The B.C. ministry of forests recognizes that this MPBI research will provide critical information to the province in support of its 10 year plan. This principle of cooperation and collaboration was established at the outset of discussions with B.C. officials.
The initiative's research agenda was developed after a series of regional consultations with companies, provincial officials and first nations. It is strategic scientifically sound and a practical complement to operational needs.
I would like to emphasize that in addition to providing the necessary information to allow the mills to use the timber killed by the beetle, the MPBI research will provide communities with valuable information on the economic impacts after the beetle epidemic. Researchers are working to assist the province in a case study on economic diversity options for the forest dependent communities.
I am proud of my officials at Natural Resources Canada who continue to work closely with their provincial colleagues in B.C. and in Alberta in the development of a decision support system to guide effective beetle management across western Canada and the rest of the country. Alberta is at risk because like B.C., the province boasts of an abundance of mature jack pine stands. We have to reduce the likelihood of the mountain pine beetle expanding into these other timber stands of the boreal forest and spreading across the country.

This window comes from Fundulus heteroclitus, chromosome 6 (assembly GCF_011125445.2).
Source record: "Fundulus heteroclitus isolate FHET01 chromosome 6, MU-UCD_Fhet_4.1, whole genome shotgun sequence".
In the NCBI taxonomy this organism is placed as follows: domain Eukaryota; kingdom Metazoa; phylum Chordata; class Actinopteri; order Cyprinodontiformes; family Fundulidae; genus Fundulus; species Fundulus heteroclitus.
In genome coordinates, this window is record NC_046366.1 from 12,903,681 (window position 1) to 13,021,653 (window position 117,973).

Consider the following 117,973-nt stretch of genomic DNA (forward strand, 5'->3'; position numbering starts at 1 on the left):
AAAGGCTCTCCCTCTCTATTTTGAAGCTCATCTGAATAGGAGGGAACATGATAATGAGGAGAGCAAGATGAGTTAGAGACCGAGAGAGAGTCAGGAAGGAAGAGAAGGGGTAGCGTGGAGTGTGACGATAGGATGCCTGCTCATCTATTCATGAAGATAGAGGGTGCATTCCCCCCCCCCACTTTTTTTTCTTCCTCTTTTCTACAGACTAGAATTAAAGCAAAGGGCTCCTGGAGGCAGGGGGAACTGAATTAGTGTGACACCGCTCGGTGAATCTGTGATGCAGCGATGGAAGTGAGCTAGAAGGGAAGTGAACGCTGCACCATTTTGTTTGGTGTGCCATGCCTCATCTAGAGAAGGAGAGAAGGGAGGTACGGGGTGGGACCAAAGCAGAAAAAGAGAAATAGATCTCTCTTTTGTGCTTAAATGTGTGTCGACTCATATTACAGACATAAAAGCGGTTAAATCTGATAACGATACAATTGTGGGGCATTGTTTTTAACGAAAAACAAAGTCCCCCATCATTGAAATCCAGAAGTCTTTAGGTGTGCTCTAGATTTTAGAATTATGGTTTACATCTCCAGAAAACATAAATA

We wanted to respond to this crisis effectively and directly, and I believe we have.We will continue to do so within the roles of the two governments as clearly articulated in the Constitution and respecting the government's forestry mandate.
Members of the House are no doubt aware that provincial crown forests land management is a provincial mandate. I bring to members' attention that the Government of British Columbia's forest legislation requires major forest licence holders to carry out reforestation at their own expense. The reforestation component of the mountain pine beetle initiative allows the Government of Canada to initiate efforts on lands that are outside the responsibility of the province.
There are no quick fixes to this problem and there never have been. The Government of Canada has records from the time of the first world war that note the existence of the mountain pine beetle in western forests. Indeed, over the years there have been numerous outbreaks of this beetle documented. This one, however, is the worst. Therefore we are all doing our best to reduce the environmental, economic and social impacts in a cooperative and collaborate way.
May I remind the House that officials from the provincial and federal governments work together and continue to work together long and hard to develop and implement the mountain pine beetle initiative that I have just described to the House. The Government of Canada's response has been significant and we will continue to support B.C. and Alberta working within the federal mandate.
The only thing that we could pray and wish for is that nature itself would bring in the temperatures efficient enough to take care of this massive, major infestation in our forests. Other than that, it will be a long, troublesome battle that the communities, the municipal, provincial and federal governments will have to do everything possible to lessen the impact on the people and the industry at large.